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COMPARATIVE STUDY
JOURNAL ARTICLE

SOFA is superior to MOD score for the determination of non-neurologic organ dysfunction in patients with severe traumatic brain injury: a cohort study

David Zygun, Luc Berthiaume, Kevin Laupland, John Kortbeek, Christopher Doig
Critical Care: the Official Journal of the Critical Care Forum 2006, 10 (4): R115
16882348

OBJECTIVE: To compare the discriminative ability of the SOFA and MOD scoring systems with respect to hospital mortality and unfavorable neurologic outcome in patients with severe traumatic brain injury admitted to intensive care.

METHODS: We performed a prospective cohort study at Foothills Medical Centre, the sole adult tertiary care trauma center servicing southern Alberta (population approximately 1.3 million) All patients >or=16 years of age and older with severe traumatic brain injury (sTBI) and intensive care unit length of stay > 48 hours between May 1, 2000 and April 31, 2003 were included. Non-neurologic organ dysfunction was measured by the SOFA and MODS scoring systems. Comparison of the SOFA and MOD score determination of organ dysfunction for each non-neurological organ system was examined by calculating the proportion of patients with SOFA and MOD component score defined organ failure. Consistent with previous literature, organ system failure was defined as a component score >or=3.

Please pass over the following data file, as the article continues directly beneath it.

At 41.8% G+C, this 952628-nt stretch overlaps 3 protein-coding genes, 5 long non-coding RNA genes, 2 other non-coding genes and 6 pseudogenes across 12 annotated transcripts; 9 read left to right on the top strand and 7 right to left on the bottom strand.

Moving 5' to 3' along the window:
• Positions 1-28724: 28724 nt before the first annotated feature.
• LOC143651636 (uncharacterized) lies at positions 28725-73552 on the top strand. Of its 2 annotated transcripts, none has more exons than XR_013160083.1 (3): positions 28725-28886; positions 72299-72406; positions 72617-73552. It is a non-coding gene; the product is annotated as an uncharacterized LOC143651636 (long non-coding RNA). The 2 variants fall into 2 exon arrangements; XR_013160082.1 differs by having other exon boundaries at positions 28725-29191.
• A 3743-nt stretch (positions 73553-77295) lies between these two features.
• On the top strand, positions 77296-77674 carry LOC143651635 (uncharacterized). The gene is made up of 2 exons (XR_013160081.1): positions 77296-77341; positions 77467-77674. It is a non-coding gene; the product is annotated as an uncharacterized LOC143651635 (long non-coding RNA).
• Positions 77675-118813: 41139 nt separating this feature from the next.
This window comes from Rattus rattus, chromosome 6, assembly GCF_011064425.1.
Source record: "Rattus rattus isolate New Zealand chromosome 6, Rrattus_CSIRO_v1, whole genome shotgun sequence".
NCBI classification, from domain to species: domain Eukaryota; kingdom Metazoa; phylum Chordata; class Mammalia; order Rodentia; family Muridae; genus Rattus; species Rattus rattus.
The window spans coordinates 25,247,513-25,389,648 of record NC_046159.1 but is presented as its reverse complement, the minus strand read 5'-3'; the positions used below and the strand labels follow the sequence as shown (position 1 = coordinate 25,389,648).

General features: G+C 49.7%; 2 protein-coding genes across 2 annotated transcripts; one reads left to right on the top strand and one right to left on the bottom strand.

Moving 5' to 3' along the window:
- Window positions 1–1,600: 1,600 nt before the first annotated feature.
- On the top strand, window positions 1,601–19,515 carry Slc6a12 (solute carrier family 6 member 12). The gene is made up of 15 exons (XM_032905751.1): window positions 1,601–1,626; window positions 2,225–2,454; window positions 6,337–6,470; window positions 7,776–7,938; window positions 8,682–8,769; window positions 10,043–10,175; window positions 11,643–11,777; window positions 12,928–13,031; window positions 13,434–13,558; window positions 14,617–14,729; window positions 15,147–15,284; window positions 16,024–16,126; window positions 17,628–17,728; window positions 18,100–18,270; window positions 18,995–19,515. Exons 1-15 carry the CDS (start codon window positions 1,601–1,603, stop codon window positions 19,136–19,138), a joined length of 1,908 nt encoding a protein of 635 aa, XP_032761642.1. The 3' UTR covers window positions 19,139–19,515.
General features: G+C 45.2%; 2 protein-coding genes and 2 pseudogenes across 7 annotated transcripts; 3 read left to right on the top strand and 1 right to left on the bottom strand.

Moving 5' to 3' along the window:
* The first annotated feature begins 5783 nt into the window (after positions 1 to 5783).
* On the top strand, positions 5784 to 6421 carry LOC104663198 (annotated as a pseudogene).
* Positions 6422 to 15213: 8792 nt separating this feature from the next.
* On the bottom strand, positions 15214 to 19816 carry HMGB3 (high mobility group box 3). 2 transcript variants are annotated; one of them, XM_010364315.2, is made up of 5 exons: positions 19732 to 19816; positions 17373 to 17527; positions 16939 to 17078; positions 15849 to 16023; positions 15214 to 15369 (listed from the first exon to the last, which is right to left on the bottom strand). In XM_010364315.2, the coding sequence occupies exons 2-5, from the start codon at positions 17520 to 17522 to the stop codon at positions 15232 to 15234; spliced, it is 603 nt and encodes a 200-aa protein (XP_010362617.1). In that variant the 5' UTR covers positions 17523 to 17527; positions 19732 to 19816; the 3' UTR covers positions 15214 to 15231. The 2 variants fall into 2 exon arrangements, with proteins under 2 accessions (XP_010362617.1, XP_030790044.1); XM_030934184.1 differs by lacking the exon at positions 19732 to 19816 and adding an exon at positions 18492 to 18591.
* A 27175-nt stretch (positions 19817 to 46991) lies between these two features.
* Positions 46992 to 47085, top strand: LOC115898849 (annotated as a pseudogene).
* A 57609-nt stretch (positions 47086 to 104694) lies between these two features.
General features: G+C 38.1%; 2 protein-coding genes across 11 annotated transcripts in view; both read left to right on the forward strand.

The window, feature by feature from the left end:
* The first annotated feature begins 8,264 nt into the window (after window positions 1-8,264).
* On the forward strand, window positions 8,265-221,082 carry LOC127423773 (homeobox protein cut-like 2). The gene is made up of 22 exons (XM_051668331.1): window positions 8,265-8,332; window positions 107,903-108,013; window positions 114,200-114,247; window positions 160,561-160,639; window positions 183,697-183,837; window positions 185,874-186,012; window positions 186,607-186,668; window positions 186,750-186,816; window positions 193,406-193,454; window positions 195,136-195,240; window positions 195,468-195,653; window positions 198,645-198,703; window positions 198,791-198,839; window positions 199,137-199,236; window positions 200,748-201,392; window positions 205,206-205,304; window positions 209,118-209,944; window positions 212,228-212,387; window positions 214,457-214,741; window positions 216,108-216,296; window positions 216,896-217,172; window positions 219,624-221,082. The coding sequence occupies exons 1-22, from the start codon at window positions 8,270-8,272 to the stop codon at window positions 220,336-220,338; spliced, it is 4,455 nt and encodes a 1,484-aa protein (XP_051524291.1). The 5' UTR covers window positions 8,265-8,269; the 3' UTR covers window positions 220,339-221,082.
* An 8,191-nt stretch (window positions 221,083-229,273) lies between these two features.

RESULTS: The odds of death and unfavorable neurologic outcome in patients with SOFA defined cardiovascular failure were 14.7 times (95% CI: 5.9-36.3) and 7.6 times (95% CI 3.5-16.3) respectively, that of those without cardiovascular failure. The development of SOFA defined cardiovascular failure was a reasonable discriminator of hospital mortality and unfavorable neurologic outcome (AuROC=0.75 and 0.73, respectively). The odds of death and unfavorable neurologic outcome in patients with MOD defined cardiovascular failure were 2.6 times (95% CI: 1.24-5.26) and 4.1 times (95% CI 1.3-12.4) respectively, that of those without cardiovascular failure. The development of MOD defined cardiovascular failure was a poor discriminator of hospital mortality and unfavorable neurologic outcome (AuROC=0.57 and 0.59 respectively). Both SOFA and MOD defined respiratory failure were not statistically associated with hospital mortality.

CONCLUSIONS: In patients with brain injury, the SOFA scoring system has superior discriminative ability and stronger association with outcome compared to the MOD scoring system with respect to hospital mortality and unfavorable neurologic outcome.

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